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Speech disorder leads to a career helping others

Klein_and_grad_students_t.jpgBOONE—Joe Klein changed his original career plans of becoming a reporter because of a speech disorder. It’s lucky for others that he did.

Klein stutters. An assistant professor in Appalachian State University’s Department of Communication Sciences and Disorders, Klein trains future speech pathologists to help others who have speech disorders.

Dr. Joe Klein and Julie Bounous, left and Allison Pierce_t2.jpg

Dr. Joe Klein, center, talks with graduate students Julie Bounous, left, and Allison Pierce about techniques to use when working with clients who stutter. Klein is an assistant professor in Appalachian State University’s Department of Communication Sciences and Disorders and is a stutterer. Bounous and Pierce are graduate students in the department’s speech-language pathology degree program.

“I had wanted to major in journalism, but I was terrified of using the phone and terrified of asking questions,” Klein said. “I chose a degree in philosophy for which I only had to read books and write papers. I let my speech disorder choose my college major for me.”

Klein began stuttering at about age 3, an age when stuttering typically appears in children.

He says the exact cause of stuttering is unknown. It can be related to genetics, or be based in a physiological or neurological problem.  “Speaking is such a complicated process. It uses many parts of the brain and there are various muscles involved in speech,” he said. “If we don’t know how people put all of that together, we can’t really understand why it breaks down either.”

Stuttering occurs in about 1 percent of the population and usually begins between the ages of 2 and 4. “A lot of children recover fairly quickly, but if you get beyond that 3- and 4-year window, it’s very hard to completely recover from stuttering,” Klein said.

Like most stutterers, Klein developed ways to hide his problem. He would change words mid-sentence if he knew they were likely to cause a problem, or he would avoid talking in class.

He received speech therapy as a child, but it wasn’t until his early 20s that Klein fully understood his stuttering. Speech therapy that focused on stuttering and his use of forced stuttering to analyze how he stuttered helped Klein improve his fluency. “That really improved my whole life – not only my talking but how I viewed myself,” he said.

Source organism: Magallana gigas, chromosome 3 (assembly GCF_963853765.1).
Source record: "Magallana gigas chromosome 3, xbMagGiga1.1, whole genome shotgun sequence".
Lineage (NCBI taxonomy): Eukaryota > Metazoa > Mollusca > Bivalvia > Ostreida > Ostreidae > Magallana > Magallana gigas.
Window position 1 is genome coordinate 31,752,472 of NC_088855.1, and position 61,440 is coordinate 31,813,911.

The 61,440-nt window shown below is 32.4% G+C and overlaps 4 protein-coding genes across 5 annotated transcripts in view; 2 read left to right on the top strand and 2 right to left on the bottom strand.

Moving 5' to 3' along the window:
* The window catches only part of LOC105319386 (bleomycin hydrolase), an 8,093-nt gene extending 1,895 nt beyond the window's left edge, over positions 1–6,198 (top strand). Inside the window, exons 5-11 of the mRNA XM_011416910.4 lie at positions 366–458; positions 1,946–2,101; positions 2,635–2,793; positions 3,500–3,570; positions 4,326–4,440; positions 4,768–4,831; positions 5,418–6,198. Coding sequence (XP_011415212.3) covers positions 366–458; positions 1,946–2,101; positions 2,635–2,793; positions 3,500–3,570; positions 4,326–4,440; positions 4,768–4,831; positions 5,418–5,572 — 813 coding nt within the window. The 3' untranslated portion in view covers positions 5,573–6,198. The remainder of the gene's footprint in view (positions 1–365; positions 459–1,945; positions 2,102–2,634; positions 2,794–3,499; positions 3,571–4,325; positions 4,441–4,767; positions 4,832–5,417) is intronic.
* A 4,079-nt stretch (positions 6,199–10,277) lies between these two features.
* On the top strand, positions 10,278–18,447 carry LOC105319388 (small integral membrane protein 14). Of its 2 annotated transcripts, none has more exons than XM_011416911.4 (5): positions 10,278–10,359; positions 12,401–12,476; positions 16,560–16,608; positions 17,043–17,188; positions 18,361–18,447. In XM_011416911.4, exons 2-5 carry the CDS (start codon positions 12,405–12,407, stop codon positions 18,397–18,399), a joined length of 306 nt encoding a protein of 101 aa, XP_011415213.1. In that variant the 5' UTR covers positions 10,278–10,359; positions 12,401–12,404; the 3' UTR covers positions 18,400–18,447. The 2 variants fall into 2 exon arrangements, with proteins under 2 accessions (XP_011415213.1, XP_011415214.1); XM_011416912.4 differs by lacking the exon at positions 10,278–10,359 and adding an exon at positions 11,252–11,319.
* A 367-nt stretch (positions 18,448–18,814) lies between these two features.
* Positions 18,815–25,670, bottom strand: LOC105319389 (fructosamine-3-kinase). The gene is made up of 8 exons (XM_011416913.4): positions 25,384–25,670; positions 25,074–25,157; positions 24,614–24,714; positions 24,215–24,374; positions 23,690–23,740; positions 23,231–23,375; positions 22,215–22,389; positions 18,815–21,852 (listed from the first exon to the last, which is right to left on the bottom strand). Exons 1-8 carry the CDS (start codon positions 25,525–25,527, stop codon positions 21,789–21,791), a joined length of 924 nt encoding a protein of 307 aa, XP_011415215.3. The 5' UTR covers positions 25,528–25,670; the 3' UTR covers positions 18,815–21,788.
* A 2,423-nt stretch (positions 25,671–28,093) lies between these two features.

That’s also when he decided to pursue advance degrees in speech and language disorders.

“I wanted to be able to help other people who stuttered however I could. A lot of speech therapists aren’t really that good working with people who stutter because most of their work focuses on those who have language or articulation disorders,” he said. “Everyone usually ends up with just one client who stutters on their caseload, so they never really get very good at it. It’s important to me to try and provide good therapy to my clients and strategies for speech therapists to use with their clients.”

While analyzing how he stuttered helped Klein reduce his stutters, beneficial strategies for others might include breathing smoothly and easily when speaking or prolonging their vowel sounds.

While at Appalachian, Klein hopes to start a campus chapter of the National Stuttering Association, a support group for people who stutter. He also wants to research the role of support groups in improving a person’s stuttering. “There is a lot of support for people who stutter but we don’t have any research on how these support groups help people who stutter – is it the support alone, or is a therapy component needed as well?” he said.

He also will continue to find ways to improve speech therapy provided to students in the public schools. “When a therapist has 25 clients with articulation disorders, 25 with a language disorder and one who stutters, we need to find ways to improve the therapy provided to that one student in a class or school system who stutters, as well as stutterers in the adult population.

“When people first come in for therapy, they often are in a job they don’t like and probably could be doing a lot more than what they are currently doing, or perhaps they don’t have as much of a social life as they would like to have,” Klein said. “Part of our job is to help open up their world.”

The Department of Communication Sciences and Disorders is housed in the College of Health Sciences. It offers the Bachelor of Science in communication disorders and the Master of Science in speech-language pathology. Details about the degree offerings are at

The department’s Charles E. and Geneva S. Scott Scottish Rite Communication Disorders Clinic is located off Blowing Rock Road in University Hall. It provides individual diagnostics and treatment for a variety of speech, language and hearing disorders. More information in online at